MPs have been told that potentially "problematic and controversial" elements of the Smith Agreement on further devolution are not included in the Scotland Bill currently going through Westminster.

The House of Commons Library noted that some important part of the cross-party proposals on welfare, drawn up in the wake of the independence referendum, were missing .

These include on so-called additionally, the principle that discretionary extra benefits must provide additional income.

Also not written into the Bill is the Smith idea of "no detriment" to governments on either side of the border.

The SNP said that the analysis should act as a "wake up call" to David Cameron's government.

Labour also plan to table a series of welfare amendments to the Bill, when it next comes to the Commons next week.

But a Scotland Office spokesman said it was "inaccurate" to say the Scotland Bill did anything other than deliver the Smith Agreement "in full".

Despite its cross-party foundations the Bill has been at the centre of an intense political row as the SNP called for extra powers to be given to Scotland.

Deputy First Minister John Swinney has now published draft clauses that would give Holyrood control of business taxes, the minimum wage, working age benefits, employment and equality laws.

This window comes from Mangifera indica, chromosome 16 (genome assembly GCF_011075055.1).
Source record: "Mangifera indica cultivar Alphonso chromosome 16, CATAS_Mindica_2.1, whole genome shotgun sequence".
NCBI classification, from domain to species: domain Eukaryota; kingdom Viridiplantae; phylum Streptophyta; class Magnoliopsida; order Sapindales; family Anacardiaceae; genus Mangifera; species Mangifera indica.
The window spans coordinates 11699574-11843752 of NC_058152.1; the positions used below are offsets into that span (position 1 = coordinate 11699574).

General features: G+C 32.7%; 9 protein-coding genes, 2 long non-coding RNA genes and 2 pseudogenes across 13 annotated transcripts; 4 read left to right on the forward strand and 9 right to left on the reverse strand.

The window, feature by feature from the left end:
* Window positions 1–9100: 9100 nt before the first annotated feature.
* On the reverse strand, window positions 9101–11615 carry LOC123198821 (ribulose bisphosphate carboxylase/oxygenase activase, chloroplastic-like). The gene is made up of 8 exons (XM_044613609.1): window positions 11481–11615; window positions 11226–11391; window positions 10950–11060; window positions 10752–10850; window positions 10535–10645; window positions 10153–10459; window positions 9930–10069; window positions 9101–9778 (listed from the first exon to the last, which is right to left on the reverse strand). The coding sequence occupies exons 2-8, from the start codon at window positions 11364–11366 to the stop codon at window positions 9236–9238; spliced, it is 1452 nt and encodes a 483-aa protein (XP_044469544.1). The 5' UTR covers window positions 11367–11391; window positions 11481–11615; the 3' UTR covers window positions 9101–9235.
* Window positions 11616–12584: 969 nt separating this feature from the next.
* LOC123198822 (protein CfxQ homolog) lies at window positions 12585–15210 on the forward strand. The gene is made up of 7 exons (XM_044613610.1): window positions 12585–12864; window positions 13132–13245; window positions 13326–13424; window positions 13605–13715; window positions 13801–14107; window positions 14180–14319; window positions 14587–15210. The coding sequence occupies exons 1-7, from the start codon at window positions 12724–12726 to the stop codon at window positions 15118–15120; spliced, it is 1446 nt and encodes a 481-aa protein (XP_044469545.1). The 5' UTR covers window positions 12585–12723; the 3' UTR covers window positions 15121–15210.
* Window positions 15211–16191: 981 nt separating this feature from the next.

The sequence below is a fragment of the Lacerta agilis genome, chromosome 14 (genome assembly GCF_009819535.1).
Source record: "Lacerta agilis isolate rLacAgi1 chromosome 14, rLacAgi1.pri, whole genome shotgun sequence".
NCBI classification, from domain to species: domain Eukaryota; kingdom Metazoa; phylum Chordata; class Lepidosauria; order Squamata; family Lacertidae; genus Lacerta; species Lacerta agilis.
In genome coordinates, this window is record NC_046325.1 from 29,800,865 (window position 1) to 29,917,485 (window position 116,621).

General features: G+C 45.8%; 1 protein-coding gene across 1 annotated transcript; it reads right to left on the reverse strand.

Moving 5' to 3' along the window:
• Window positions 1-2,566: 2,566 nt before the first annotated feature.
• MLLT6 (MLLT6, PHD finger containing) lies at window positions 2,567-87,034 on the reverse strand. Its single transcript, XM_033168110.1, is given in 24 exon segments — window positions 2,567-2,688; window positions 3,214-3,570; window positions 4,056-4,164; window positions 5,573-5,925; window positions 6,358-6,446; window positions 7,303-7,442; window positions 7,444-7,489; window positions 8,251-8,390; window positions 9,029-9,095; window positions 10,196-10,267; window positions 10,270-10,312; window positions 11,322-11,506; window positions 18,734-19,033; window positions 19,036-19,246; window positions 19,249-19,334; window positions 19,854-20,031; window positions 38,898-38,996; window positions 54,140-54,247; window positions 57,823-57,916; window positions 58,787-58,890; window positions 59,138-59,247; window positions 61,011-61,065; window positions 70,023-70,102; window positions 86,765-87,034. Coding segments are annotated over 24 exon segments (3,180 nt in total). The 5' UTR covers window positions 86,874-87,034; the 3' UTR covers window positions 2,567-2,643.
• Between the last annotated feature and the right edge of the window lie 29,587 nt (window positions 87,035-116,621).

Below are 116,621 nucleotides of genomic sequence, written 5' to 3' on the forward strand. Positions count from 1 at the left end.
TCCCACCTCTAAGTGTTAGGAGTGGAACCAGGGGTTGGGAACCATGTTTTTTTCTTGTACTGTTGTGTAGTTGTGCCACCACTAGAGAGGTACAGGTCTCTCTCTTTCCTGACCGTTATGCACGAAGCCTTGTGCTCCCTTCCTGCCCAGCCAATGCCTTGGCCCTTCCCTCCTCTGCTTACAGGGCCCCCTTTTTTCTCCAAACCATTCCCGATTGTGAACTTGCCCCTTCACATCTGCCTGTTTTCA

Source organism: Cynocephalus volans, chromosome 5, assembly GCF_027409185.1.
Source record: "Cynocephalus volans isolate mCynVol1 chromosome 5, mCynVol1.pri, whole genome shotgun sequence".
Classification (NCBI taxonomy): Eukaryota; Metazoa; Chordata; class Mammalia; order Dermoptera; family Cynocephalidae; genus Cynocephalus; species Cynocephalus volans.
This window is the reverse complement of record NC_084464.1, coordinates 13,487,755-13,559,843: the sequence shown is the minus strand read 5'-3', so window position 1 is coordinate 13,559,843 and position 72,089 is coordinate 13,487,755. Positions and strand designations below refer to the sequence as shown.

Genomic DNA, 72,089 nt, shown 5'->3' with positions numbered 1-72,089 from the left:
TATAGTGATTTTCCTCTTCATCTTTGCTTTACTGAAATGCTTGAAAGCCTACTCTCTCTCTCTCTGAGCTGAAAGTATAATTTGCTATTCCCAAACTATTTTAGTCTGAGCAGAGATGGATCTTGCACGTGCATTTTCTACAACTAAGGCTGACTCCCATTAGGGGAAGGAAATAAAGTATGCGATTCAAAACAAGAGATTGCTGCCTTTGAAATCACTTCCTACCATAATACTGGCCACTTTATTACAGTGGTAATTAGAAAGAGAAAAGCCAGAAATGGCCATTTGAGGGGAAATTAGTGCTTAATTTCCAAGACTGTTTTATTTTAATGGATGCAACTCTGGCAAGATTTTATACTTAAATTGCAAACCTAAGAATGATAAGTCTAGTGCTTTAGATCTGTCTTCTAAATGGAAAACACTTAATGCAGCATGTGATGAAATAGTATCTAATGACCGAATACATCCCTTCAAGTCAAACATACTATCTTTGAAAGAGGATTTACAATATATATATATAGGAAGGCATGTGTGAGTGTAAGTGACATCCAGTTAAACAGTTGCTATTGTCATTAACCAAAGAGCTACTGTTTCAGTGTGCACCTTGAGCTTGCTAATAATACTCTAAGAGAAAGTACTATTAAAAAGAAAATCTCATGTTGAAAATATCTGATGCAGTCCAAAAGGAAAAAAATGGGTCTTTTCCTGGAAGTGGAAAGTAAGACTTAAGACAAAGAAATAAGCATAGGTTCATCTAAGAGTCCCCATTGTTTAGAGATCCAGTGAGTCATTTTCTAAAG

Controversially, they would also "provide for agreement" on the SNP's policy of full fiscal autonomy, where Scotland would be responsible for all tax and spending.

Commenting on the Library analysis, Stewart Hosie MP said: "It is now increasingly clear that the Scotland Bill does not deliver the Smith Agreement in full.

The analysis of the Bill by the House of Commons Library should act as a wake up call to the UK Government.

"The Conservative Party signed up to the Smith Commission deal and they must not now renege on their commitments.

"The Scottish Government has already highlighted shortcomings in the Bill, as has the cross-party Scottish Parliament Devolution Committee.

But the UK government, once again, is not listening."

A Scotland Office spokesman said: "The Scotland Bill delivers the Smith Agreement in full. It is inaccurate to claim otherwise."